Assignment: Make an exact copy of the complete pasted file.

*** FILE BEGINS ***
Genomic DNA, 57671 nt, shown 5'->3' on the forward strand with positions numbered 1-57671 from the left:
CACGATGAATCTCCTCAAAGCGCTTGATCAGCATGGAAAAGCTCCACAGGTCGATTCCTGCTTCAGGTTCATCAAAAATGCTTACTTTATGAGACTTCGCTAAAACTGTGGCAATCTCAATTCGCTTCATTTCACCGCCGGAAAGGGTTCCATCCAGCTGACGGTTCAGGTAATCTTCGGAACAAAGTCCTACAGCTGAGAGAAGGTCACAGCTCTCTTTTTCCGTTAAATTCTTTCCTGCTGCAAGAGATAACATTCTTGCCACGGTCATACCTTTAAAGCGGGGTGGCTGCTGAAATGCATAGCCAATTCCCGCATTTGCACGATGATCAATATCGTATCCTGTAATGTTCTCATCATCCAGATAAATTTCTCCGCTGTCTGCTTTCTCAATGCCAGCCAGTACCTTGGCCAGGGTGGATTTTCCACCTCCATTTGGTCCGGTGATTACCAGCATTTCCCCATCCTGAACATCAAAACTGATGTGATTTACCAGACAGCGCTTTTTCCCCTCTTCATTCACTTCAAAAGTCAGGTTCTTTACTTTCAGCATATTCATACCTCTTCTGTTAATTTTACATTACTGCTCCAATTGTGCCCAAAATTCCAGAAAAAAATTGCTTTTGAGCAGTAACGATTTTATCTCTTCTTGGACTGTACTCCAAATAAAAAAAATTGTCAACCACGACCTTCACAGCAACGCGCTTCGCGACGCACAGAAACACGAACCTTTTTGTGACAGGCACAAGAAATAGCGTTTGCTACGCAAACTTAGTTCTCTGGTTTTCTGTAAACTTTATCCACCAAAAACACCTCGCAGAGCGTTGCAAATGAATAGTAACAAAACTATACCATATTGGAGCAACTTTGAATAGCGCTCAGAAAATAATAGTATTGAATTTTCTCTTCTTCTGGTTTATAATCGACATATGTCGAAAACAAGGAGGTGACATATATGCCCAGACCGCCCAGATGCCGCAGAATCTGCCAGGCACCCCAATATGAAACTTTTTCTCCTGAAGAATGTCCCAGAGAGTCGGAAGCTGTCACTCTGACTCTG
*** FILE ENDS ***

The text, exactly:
Genomic DNA, 57671 nt, shown 5'->3' on the forward strand with positions numbered 1-57671 from the left:
CACGATGAATCTCCTCAAAGCGCTTGATCAGCATGGAAAAGCTCCACAGGTCGATTCCTGCTTCAGGTTCATCAAAAATGCTTACTTTATGAGACTTCGCTAAAACTGTGGCAATCTCAATTCGCTTCATTTCACCGCCGGAAAGGGTTCCATCCAGCTGACGGTTCAGGTAATCTTCGGAACAAAGTCCTACAGCTGAGAGAAGGTCACAGCTCTCTTTTTCCGTTAAATTCTTTCCTGCTGCAAGAGATAACATTCTTGCCACGGTCATACCTTTAAAGCGGGGTGGCTGCTGAAATGCATAGCCAATTCCCGCATTTGCACGATGATCAATATCGTATCCTGTAATGTTCTCATCATCCAGATAAATTTCTCCGCTGTCTGCTTTCTCAATGCCAGCCAGTACCTTGGCCAGGGTGGATTTTCCACCTCCATTTGGTCCGGTGATTACCAGCATTTCCCCATCCTGAACATCAAAACTGATGTGATTTACCAGACAGCGCTTTTTCCCCTCTTCATTCACTTCAAAAGTCAGGTTCTTTACTTTCAGCATATTCATACCTCTTCTGTTAATTTTACATTACTGCTCCAATTGTGCCCAAAATTCCAGAAAAAAATTGCTTTTGAGCAGTAACGATTTTATCTCTTCTTGGACTGTACTCCAAATAAAAAAAATTGTCAACCACGACCTTCACAGCAACGCGCTTCGCGACGCACAGAAACACGAACCTTTTTGTGACAGGCACAAGAAATAGCGTTTGCTACGCAAACTTAGTTCTCTGGTTTTCTGTAAACTTTATCCACCAAAAACACCTCGCAGAGCGTTGCAAATGAATAGTAACAAAACTATACCATATTGGAGCAACTTTGAATAGCGCTCAGAAAATAATAGTATTGAATTTTCTCTTCTTCTGGTTTATAATCGACATATGTCGAAAACAAGGAGGTGACATATATGCCCAGACCGCCCAGATGCCGCAGAATCTGCCAGGCACCCCAATATGAAACTTTTTCTCCTGAAGAATGTCCCAGAGAGTCGGAAGCTGTCACTCTGACTCTG